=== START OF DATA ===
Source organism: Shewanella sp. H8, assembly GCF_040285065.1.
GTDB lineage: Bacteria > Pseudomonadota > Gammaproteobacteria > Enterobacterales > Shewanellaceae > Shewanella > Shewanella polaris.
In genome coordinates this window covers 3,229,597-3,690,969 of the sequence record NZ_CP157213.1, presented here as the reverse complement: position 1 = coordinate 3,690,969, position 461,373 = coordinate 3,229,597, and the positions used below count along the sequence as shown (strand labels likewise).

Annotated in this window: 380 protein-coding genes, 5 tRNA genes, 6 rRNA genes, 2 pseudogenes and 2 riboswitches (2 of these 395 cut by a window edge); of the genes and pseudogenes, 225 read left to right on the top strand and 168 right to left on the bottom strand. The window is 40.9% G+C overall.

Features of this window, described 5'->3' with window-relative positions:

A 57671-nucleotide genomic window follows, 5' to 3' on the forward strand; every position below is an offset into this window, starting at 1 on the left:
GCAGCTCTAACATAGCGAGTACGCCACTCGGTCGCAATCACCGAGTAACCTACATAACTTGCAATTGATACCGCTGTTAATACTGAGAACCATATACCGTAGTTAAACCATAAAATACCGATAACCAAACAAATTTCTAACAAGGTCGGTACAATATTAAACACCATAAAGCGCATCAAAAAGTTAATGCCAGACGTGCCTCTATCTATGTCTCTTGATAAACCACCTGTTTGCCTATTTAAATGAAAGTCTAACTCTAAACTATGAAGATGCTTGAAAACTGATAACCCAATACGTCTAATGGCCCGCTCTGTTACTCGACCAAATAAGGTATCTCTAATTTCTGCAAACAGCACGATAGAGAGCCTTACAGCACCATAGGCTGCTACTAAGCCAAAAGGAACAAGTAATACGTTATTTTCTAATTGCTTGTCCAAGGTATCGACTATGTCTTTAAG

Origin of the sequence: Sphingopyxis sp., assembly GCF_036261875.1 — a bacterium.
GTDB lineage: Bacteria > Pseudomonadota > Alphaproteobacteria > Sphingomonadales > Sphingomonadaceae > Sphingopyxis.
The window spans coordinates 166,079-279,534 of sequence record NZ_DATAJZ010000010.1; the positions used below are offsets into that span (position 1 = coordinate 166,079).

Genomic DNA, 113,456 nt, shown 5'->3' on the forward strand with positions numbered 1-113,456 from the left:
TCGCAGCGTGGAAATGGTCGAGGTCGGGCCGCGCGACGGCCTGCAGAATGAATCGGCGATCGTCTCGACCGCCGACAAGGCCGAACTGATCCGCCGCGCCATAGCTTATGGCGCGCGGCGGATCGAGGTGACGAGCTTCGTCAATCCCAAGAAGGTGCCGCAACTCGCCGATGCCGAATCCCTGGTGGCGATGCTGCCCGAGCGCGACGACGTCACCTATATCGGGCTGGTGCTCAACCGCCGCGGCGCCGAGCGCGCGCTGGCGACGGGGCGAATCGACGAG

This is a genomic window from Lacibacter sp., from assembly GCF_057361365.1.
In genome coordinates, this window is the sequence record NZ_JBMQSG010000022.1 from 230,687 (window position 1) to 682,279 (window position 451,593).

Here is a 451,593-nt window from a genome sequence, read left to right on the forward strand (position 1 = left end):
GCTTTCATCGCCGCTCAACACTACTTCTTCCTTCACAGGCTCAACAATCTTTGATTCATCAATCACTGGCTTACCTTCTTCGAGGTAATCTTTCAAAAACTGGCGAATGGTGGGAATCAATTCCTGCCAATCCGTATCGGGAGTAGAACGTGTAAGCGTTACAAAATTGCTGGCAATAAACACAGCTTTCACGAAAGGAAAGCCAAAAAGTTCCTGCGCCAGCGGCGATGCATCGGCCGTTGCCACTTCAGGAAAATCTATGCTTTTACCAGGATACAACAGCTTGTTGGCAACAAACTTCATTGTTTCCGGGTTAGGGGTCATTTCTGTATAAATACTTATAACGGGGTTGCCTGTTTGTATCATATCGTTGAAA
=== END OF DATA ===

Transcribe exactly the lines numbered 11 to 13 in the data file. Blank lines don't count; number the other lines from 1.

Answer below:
Genomic DNA, 113,456 nt, shown 5'->3' on the forward strand with positions numbered 1-113,456 from the left:
TCGCAGCGTGGAAATGGTCGAGGTCGGGCCGCGCGACGGCCTGCAGAATGAATCGGCGATCGTCTCGACCGCCGACAAGGCCGAACTGATCCGCCGCGCCATAGCTTATGGCGCGCGGCGGATCGAGGTGACGAGCTTCGTCAATCCCAAGAAGGTGCCGCAACTCGCCGATGCCGAATCCCTGGTGGCGATGCTGCCCGAGCGCGACGACGTCACCTATATCGGGCTGGTGCTCAACCGCCGCGGCGCCGAGCGCGCGCTGGCGACGGGGCGAATCGACGAG

This is a genomic window from Lacibacter sp., from assembly GCF_057361365.1.